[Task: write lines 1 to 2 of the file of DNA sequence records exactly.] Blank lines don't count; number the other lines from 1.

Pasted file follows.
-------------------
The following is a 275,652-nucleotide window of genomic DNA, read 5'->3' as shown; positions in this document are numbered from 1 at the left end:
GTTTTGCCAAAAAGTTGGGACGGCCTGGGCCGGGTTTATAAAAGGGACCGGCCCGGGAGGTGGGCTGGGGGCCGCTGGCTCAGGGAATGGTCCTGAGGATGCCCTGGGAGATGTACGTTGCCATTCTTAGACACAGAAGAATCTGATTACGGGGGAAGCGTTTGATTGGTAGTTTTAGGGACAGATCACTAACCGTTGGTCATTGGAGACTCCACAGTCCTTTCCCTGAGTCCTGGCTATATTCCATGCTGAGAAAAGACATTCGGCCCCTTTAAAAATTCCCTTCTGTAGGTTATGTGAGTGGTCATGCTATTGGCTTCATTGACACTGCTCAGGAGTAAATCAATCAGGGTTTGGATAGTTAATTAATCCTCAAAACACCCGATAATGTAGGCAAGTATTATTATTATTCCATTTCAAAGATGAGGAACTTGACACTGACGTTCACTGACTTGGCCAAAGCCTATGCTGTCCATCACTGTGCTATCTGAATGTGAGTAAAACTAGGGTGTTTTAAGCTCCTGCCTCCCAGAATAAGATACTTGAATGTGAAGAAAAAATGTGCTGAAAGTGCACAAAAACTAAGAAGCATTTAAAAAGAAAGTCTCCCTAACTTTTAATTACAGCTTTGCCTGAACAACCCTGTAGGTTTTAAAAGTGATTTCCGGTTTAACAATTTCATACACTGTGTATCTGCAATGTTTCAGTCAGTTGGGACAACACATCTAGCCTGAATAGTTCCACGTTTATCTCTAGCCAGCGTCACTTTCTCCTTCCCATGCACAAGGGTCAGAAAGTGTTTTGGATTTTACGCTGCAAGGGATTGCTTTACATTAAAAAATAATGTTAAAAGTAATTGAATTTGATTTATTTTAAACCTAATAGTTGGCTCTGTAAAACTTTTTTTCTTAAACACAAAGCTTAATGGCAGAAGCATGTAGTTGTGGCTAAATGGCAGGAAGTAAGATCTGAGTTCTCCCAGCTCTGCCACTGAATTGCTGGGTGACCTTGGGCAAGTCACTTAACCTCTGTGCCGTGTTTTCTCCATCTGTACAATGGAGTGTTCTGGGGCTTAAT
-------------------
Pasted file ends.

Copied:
The following is a 275,652-nucleotide window of genomic DNA, read 5'->3' as shown; positions in this document are numbered from 1 at the left end:
GTTTTGCCAAAAAGTTGGGACGGCCTGGGCCGGGTTTATAAAAGGGACCGGCCCGGGAGGTGGGCTGGGGGCCGCTGGCTCAGGGAATGGTCCTGAGGATGCCCTGGGAGATGTACGTTGCCATTCTTAGACACAGAAGAATCTGATTACGGGGGAAGCGTTTGATTGGTAGTTTTAGGGACAGATCACTAACCGTTGGTCATTGGAGACTCCACAGTCCTTTCCCTGAGTCCTGGCTATATTCCATGCTGAGAAAAGACATTCGGCCCCTTTAAAAATTCCCTTCTGTAGGTTATGTGAGTGGTCATGCTATTGGCTTCATTGACACTGCTCAGGAGTAAATCAATCAGGGTTTGGATAGTTAATTAATCCTCAAAACACCCGATAATGTAGGCAAGTATTATTATTATTCCATTTCAAAGATGAGGAACTTGACACTGACGTTCACTGACTTGGCCAAAGCCTATGCTGTCCATCACTGTGCTATCTGAATGTGAGTAAAACTAGGGTGTTTTAAGCTCCTGCCTCCCAGAATAAGATACTTGAATGTGAAGAAAAAATGTGCTGAAAGTGCACAAAAACTAAGAAGCATTTAAAAAGAAAGTCTCCCTAACTTTTAATTACAGCTTTGCCTGAACAACCCTGTAGGTTTTAAAAGTGATTTCCGGTTTAACAATTTCATACACTGTGTATCTGCAATGTTTCAGTCAGTTGGGACAACACATCTAGCCTGAATAGTTCCACGTTTATCTCTAGCCAGCGTCACTTTCTCCTTCCCATGCACAAGGGTCAGAAAGTGTTTTGGATTTTACGCTGCAAGGGATTGCTTTACATTAAAAAATAATGTTAAAAGTAATTGAATTTGATTTATTTTAAACCTAATAGTTGGCTCTGTAAAACTTTTTTTCTTAAACACAAAGCTTAATGGCAGAAGCATGTAGTTGTGGCTAAATGGCAGGAAGTAAGATCTGAGTTCTCCCAGCTCTGCCACTGAATTGCTGGGTGACCTTGGGCAAGTCACTTAACCTCTGTGCCGTGTTTTCTCCATCTGTACAATGGAGTGTTCTGGGGCTTAAT